"We should imitate what we know works, and that's the KIPP schools," Fiorentini said of the schools, which stands for Knowledge is Power Program.
Scully asked the committee to give Tilton a chance to work out the plan, which he said has taken a lot of time and effort.
Committee President Susan Danehy said Tilton is now "under the microscope" and is "breaking new ground.'' She encouraged committee members to tell Maranto about any changes or "tweaks" they want to make to the plan prior to the May 10 meeting.
If Tilton becomes an innovation school, students would still register through the normal process and there would be no lottery for available seats such as what takes place at Silver Hill Horace Mann Charter School and Hill View Public Charter School. The school day and school year would mirror the district's, as would the curriculum, which follows the state curriculum frameworks.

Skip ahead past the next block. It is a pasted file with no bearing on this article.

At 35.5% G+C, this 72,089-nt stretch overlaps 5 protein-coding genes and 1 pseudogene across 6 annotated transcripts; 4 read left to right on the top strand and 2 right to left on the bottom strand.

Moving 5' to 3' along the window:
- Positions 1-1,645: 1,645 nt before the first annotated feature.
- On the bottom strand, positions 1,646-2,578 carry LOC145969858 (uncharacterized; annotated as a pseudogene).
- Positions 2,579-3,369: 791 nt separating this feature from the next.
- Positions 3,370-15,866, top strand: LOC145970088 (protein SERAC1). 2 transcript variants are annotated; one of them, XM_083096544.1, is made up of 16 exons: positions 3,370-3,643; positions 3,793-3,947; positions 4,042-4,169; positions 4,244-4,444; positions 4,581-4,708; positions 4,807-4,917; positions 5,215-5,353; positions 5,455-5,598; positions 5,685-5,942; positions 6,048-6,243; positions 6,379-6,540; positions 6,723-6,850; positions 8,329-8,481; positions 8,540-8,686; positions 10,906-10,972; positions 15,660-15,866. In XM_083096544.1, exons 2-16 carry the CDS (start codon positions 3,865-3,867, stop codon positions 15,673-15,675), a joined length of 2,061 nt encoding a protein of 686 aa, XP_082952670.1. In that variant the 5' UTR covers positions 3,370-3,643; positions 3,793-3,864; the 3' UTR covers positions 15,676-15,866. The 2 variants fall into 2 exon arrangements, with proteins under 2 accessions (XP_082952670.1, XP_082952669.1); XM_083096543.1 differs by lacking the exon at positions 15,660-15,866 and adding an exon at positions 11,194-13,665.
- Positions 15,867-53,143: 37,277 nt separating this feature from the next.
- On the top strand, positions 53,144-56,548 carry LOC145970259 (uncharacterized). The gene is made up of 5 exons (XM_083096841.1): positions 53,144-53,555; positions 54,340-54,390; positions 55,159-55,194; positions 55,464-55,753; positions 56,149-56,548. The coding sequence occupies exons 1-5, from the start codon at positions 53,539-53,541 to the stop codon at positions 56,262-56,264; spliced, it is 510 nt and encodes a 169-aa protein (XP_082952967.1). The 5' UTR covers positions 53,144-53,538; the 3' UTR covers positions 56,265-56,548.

"No matter the outcome, this process has been positive and energizing for the staff," Maranto said. "We've created an environment where teachers are comfortable to challenge everyday instruction, and make decisions that are right for the students in front of them."